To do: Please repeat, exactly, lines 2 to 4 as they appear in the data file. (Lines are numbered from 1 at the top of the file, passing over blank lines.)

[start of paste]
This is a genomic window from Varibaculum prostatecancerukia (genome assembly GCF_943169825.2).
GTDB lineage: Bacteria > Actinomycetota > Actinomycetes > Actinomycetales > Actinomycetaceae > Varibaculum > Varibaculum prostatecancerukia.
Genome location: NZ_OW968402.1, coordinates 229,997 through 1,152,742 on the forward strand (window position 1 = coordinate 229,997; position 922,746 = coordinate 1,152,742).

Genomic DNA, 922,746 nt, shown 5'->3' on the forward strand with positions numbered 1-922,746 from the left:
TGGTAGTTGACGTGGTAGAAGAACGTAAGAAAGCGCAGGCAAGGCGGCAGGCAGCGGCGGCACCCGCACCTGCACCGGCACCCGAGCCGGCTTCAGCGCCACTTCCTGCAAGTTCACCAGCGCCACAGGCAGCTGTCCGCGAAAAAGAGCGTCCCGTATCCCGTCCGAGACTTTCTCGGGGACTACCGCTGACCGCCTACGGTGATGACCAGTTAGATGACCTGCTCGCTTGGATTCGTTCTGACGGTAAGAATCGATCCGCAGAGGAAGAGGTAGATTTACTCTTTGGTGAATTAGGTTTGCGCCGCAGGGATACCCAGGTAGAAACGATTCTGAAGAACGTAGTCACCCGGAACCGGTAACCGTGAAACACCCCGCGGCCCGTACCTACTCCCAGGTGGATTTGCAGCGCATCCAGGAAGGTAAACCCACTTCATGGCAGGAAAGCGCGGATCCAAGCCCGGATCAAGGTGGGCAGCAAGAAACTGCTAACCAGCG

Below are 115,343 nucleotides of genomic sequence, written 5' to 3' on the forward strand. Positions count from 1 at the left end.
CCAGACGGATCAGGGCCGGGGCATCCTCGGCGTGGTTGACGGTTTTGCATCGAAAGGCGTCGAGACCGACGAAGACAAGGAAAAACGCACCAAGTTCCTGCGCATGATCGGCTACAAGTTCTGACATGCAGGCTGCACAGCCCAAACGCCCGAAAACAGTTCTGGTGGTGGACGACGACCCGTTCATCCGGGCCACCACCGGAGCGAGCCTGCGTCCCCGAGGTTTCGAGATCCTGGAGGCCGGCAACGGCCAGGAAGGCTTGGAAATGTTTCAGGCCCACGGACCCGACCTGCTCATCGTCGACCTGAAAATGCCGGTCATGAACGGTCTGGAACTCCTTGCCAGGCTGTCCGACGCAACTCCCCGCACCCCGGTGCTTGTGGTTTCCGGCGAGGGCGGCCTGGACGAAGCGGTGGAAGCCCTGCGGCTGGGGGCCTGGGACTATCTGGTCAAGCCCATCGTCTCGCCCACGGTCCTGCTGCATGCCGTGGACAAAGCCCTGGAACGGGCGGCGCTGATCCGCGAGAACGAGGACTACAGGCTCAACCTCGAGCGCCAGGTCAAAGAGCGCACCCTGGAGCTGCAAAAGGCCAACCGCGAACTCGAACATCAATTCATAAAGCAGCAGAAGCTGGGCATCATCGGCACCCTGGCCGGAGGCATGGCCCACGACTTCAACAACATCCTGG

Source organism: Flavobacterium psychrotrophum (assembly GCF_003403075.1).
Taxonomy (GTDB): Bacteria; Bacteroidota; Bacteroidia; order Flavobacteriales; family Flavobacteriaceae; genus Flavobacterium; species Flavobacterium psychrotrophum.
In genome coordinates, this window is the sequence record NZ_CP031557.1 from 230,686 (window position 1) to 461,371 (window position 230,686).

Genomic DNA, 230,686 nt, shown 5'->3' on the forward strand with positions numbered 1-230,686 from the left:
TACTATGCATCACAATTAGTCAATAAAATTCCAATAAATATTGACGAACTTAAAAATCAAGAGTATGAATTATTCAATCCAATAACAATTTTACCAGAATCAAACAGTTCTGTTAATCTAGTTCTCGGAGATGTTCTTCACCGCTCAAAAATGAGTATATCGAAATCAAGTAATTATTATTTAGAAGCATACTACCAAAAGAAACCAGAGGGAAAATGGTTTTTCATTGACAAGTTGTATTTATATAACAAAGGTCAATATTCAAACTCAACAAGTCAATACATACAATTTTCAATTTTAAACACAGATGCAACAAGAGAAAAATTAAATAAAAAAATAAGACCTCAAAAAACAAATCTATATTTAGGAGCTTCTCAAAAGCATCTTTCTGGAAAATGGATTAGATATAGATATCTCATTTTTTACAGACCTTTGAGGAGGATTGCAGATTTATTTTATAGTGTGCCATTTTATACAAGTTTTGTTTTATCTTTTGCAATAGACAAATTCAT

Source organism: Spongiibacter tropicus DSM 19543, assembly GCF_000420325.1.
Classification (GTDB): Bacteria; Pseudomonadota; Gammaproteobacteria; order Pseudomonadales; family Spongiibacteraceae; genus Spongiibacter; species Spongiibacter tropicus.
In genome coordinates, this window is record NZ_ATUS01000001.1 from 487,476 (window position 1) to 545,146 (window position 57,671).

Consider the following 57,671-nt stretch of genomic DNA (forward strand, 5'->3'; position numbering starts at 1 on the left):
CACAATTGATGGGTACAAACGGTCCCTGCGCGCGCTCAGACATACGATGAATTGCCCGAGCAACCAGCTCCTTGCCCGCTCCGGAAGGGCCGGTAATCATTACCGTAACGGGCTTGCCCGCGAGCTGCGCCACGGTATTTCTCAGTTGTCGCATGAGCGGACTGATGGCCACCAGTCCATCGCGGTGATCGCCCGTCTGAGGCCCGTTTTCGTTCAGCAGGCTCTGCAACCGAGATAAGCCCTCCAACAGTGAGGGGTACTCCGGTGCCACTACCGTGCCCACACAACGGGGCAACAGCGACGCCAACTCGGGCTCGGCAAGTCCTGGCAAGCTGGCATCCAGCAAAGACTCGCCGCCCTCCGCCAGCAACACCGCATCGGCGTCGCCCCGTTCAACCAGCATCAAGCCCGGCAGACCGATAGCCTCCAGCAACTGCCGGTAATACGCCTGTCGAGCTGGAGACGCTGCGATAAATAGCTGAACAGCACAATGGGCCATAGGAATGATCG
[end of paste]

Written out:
GTDB lineage: Bacteria > Actinomycetota > Actinomycetes > Actinomycetales > Actinomycetaceae > Varibaculum > Varibaculum prostatecancerukia.
Genome location: NZ_OW968402.1, coordinates 229,997 through 1,152,742 on the forward strand (window position 1 = coordinate 229,997; position 922,746 = coordinate 1,152,742).

Genomic DNA, 922,746 nt, shown 5'->3' on the forward strand with positions numbered 1-922,746 from the left: